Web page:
Hobby grade models can be fine tuned, unlike most toy grade models. For example, cars often allow toe-in, camber and caster angle adjustments, just like their real-life counterparts. All modern "computer" radios allow each function to be adjusted over several parameters for ease in setup and adjustment of the model. Many of these transmitters are capable of "mixing" several functions at once, which is required for some models.
Many of the most popular hobby grade radios were first developed, and mass-produced in Southern California by Orbit, Bonner, Kraft, Babcock, Deans, Larson, RS, S&O, and Milcott. Later, Japanese companies like Futaba, Sanwa and JR took over the market.
Radio-controlled aircraft (also called RC aircraft) are small aircraft that can be controlled remotely. There are many different types, ranging from small park flyers to large jets and mid-sized aerobatic models. The aircraft use many different methods of propulsion, ranging from brushed or brushless electric motors, to internal combustion engines, to the most expensive gas turbines. The fastest aircraft, dynamic slope soarers, can reach speeds of over 450 mph (720 km/h) by dynamic soaring, repeatedly circling through the gradient of wind speeds over a ridge or slope. Newer jets can achieve above 300 mph (480 km/h) in a short distance.
Radio-controlled tanks are replicas of armoured fighting vehicles that can move, rotate the turret and some even shoot all by using the hand-held transmitter. Radio controlled tanks come generally in commercial offerings in:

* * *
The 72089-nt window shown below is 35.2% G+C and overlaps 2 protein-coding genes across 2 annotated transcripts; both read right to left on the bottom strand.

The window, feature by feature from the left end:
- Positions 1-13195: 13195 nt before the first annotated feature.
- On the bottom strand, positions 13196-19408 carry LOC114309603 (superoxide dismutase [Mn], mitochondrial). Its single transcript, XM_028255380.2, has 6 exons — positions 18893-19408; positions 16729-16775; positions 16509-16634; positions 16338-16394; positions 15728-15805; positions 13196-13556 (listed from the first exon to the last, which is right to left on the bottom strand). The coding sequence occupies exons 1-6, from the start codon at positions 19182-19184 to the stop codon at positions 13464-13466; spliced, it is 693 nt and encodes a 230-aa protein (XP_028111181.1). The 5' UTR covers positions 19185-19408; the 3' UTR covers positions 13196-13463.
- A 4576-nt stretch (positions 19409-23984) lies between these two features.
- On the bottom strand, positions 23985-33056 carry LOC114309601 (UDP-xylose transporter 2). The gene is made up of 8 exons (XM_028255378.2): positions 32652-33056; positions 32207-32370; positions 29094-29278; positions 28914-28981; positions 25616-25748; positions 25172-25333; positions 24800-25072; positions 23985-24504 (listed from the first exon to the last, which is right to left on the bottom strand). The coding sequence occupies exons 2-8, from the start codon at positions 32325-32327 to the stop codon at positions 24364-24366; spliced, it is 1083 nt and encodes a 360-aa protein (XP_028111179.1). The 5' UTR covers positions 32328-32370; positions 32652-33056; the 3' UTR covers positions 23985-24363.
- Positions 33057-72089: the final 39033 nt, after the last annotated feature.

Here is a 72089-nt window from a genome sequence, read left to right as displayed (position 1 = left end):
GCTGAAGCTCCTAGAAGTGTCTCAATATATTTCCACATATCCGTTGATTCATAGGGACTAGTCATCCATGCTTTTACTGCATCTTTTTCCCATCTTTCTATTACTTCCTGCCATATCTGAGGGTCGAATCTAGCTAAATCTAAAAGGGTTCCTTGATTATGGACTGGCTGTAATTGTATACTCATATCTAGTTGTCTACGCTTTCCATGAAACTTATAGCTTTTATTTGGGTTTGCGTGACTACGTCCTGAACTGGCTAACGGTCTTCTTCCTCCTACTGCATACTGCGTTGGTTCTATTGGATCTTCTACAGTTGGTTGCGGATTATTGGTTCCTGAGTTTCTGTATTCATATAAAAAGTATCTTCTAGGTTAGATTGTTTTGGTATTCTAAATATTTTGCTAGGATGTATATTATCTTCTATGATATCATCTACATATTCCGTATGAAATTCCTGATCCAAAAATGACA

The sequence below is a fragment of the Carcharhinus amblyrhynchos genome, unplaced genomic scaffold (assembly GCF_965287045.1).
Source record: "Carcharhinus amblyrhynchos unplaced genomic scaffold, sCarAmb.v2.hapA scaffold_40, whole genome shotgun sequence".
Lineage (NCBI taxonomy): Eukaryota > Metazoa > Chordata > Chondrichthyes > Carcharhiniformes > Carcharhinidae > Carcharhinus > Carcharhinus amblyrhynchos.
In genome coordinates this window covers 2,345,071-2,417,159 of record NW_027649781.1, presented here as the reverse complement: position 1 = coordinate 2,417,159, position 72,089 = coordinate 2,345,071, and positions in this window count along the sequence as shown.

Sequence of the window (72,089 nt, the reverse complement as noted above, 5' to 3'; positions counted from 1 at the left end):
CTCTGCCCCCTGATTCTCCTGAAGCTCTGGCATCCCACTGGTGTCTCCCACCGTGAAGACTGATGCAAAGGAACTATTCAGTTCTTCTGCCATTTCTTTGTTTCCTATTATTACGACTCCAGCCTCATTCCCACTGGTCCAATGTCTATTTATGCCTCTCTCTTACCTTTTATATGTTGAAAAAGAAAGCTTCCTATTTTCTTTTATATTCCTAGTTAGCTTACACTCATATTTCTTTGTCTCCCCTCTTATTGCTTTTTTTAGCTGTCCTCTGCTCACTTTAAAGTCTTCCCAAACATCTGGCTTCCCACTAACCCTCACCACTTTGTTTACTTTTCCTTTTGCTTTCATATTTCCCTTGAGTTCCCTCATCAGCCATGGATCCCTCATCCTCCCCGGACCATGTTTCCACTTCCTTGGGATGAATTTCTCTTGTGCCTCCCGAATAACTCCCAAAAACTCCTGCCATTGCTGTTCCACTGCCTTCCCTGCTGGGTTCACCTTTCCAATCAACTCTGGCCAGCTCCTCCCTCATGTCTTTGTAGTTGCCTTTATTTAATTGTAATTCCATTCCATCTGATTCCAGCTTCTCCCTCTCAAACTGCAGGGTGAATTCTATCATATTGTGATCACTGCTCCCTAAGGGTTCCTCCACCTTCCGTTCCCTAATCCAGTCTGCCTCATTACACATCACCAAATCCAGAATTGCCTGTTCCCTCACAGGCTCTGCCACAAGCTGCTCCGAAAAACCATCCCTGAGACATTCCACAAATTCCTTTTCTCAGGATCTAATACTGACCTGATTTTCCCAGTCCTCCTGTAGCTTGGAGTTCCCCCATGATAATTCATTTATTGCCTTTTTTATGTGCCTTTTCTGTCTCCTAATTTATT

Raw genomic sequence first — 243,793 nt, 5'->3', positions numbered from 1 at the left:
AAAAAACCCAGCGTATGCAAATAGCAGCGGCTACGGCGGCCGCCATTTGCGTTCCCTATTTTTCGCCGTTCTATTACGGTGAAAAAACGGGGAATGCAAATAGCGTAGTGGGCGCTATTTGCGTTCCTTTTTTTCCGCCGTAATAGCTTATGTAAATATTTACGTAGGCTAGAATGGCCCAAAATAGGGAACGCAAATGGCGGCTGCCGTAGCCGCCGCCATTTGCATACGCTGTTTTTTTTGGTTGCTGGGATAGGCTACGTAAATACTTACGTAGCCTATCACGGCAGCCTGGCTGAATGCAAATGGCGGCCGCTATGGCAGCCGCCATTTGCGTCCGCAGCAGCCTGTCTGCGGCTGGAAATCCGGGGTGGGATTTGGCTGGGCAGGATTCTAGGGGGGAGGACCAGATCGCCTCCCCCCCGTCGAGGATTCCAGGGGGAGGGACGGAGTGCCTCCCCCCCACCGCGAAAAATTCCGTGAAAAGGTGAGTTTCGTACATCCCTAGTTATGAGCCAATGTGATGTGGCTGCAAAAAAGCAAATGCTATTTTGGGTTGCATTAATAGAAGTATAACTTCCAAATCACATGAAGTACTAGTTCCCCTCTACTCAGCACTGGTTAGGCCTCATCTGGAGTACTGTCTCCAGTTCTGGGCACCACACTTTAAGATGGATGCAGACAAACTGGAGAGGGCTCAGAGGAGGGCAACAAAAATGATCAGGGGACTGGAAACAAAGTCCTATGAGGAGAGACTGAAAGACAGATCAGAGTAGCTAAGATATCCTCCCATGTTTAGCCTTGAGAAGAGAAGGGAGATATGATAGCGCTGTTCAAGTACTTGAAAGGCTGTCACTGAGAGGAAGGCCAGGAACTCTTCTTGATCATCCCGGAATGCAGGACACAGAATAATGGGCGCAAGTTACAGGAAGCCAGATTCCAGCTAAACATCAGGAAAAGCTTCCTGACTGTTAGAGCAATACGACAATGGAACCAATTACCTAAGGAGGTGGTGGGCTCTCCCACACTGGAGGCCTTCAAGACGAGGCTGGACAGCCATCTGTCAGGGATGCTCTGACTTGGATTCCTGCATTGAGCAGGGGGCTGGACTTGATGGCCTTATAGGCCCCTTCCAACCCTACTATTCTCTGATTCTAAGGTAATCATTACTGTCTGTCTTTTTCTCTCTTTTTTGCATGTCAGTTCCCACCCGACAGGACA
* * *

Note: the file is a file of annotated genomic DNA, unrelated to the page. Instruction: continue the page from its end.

1/35th scale. Probably the best known make in this scale is by Tamiya. 1/24 scale. This scale often includes a mounted Airsoftgun, the possibly the best offering is by Tokyo-Marui, but there are imitations by Heng Long, who offer cheap remakes of the tanks. The downsides to the Heng Long imitations are that they were standardized to their Type 90 tank which has 6 road wheels, then they produced a Leopard 2 and M1A2 Abrams on the same chassis but both of the tanks have 7 road wheels.
1/16 scale is the more intimidating vehicle design scale. Tamiya produce some of the best of this scale, these usually include realistic features like flashing lights, engine sounds, main gun recoil and - on their Leopard 2A6 - an optional gyro-stabilization system for the gun.
Chinese manufacturers such as (Heng Long and Matorro) have recently begun producing a variety of 1/16 tanks and other AFVs.
Both the Tamiya and the Heng Long vehicles can make use of an Infra Red battle system, which attaches a small IR "gun" and target to the tanks, allowing them to engage in direct battle.
As with cars, tanks can come from ready to run to a full assembly kit.
In more private offerings there are 1/6 and 1/4 scale vehicles available. The largest RC tank available anywhere in the world is the King tiger in 1/4 scale, over 8 feet (2.4 m) long. These GRP fiberglass tanks were originally created and produced by Alex Shlakhter (http://www.rctanks.ru/)
A radio-controlled car is a powered model car driven from a distance. Gasoline, nitro-methanol and electric cars exist, designed to be run both on and off-road. "Gas" cars traditionally use petrol (gasoline), though many hobbyists run 'nitro' cars, using a mixture of methanol and nitromethane, to get their power.
Logistic RC model include the following, Tractor unit, Semi-trailer truck, Semi-trailer, Terminal tractor, Refrigerator truck, Forklift truck, Empty Container handlers, and Reach stacker. Most of them are in 1:14 and run on electric motors.